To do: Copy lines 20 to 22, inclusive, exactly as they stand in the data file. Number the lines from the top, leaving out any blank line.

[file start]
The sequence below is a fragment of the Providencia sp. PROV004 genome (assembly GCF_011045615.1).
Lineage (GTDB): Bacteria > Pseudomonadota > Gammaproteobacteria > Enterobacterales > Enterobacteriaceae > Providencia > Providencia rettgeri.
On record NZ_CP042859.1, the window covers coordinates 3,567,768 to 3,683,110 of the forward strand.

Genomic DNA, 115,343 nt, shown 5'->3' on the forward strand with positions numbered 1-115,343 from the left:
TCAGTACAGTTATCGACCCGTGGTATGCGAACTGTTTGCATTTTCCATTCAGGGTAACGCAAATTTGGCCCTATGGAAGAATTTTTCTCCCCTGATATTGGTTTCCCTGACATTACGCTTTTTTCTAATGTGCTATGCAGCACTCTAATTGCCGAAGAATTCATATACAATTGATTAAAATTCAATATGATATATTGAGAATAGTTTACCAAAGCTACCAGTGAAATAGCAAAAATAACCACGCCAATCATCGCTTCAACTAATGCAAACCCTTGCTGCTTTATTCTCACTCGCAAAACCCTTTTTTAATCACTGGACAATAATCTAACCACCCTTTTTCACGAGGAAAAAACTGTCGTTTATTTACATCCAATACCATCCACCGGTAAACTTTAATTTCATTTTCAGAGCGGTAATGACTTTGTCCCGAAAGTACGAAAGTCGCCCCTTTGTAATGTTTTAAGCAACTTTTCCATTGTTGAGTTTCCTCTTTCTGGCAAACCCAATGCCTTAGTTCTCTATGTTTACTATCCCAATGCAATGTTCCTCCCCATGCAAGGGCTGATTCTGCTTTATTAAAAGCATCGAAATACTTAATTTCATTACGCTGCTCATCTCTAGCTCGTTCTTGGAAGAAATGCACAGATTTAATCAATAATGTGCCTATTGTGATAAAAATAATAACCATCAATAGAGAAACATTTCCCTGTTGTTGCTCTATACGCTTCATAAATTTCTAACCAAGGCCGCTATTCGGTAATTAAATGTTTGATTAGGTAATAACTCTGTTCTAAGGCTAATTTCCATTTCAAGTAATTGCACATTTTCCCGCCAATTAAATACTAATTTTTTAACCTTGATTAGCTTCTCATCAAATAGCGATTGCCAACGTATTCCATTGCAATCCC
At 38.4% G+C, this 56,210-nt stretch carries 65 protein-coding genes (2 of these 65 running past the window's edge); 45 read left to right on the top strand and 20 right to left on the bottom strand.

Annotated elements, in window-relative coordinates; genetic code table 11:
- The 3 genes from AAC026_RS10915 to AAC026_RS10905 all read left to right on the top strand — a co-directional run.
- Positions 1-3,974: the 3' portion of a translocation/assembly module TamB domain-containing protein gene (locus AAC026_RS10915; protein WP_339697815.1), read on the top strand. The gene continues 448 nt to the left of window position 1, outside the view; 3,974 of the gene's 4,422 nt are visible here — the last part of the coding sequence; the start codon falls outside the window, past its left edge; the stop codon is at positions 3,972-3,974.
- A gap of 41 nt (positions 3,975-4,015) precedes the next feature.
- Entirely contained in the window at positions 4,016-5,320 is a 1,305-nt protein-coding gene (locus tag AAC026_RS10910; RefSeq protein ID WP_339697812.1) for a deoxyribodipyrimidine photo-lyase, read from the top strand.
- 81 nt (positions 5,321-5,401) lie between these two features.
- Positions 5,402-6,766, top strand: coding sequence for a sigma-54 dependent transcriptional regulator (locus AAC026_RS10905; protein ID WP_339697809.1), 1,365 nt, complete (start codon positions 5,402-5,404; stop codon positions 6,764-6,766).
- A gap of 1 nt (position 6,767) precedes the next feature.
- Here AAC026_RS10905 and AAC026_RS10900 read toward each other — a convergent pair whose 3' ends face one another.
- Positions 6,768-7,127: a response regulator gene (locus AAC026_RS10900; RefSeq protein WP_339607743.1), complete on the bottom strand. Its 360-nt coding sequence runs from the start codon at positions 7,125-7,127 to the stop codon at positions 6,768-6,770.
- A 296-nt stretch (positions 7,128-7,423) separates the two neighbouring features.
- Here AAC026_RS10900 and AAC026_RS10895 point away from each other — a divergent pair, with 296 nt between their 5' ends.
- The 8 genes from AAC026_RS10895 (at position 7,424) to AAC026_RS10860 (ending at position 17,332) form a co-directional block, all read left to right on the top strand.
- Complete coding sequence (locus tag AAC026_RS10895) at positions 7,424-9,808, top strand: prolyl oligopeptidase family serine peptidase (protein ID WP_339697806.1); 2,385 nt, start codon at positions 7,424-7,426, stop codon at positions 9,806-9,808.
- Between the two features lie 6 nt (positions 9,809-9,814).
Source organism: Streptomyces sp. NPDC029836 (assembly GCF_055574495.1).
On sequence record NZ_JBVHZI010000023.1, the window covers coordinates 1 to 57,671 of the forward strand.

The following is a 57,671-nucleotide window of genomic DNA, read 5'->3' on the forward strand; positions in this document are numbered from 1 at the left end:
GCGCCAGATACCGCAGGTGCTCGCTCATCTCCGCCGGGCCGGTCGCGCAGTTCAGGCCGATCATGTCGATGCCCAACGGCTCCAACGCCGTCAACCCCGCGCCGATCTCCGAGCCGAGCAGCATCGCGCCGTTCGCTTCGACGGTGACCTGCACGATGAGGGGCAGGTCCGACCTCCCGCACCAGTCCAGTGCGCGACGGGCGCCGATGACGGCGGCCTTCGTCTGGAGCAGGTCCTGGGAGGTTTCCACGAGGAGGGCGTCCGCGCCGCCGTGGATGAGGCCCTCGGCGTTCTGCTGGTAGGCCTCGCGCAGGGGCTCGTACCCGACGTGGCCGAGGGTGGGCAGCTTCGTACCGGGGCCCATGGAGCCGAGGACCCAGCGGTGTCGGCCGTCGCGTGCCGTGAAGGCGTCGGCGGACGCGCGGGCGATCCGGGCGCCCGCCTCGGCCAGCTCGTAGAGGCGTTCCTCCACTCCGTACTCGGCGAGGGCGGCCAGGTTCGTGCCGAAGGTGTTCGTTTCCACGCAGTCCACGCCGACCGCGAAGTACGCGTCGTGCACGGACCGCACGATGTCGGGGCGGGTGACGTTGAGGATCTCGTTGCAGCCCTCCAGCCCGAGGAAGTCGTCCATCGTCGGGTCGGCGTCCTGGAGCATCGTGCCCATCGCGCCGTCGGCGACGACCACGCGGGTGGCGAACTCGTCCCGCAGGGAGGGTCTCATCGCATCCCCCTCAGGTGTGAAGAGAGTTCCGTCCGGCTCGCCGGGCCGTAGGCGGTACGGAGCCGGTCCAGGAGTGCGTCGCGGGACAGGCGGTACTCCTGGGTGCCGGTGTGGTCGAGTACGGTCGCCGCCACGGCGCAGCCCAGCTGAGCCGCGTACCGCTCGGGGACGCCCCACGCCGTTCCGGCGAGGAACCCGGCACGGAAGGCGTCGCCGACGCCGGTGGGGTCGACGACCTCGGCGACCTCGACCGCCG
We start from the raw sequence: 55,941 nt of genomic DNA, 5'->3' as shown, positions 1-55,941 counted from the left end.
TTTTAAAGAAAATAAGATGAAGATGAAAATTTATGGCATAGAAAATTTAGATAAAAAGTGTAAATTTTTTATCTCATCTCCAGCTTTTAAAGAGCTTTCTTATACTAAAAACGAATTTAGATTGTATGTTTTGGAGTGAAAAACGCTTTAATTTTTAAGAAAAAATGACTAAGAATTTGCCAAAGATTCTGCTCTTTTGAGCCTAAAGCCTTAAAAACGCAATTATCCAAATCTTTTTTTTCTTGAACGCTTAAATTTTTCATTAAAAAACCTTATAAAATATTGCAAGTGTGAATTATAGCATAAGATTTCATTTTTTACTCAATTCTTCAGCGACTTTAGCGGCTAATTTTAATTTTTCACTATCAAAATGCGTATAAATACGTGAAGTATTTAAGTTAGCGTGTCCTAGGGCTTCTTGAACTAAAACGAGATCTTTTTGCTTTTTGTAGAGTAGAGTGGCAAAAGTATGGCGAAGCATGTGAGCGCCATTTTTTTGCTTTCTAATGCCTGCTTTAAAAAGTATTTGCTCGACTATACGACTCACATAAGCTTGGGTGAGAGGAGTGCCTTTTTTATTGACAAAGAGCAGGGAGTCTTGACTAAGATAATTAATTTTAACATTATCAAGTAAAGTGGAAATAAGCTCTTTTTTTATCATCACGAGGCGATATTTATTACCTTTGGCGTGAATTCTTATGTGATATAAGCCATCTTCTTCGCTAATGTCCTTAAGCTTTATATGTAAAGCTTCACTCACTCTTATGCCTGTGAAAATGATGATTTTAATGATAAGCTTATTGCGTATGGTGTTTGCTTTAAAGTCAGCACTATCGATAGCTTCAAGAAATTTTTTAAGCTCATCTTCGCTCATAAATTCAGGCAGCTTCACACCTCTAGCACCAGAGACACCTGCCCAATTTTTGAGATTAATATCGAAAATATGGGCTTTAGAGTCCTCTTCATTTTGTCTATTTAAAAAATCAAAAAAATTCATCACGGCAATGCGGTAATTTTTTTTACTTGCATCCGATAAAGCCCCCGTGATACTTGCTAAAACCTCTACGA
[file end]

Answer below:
- Complete coding sequence (locus tag AAC026_RS10895) at positions 7,424-9,808, top strand: prolyl oligopeptidase family serine peptidase (protein ID WP_339697806.1); 2,385 nt, start codon at positions 7,424-7,426, stop codon at positions 9,806-9,808.
- Between the two features lie 6 nt (positions 9,809-9,814).
Source organism: Streptomyces sp. NPDC029836 (assembly GCF_055574495.1).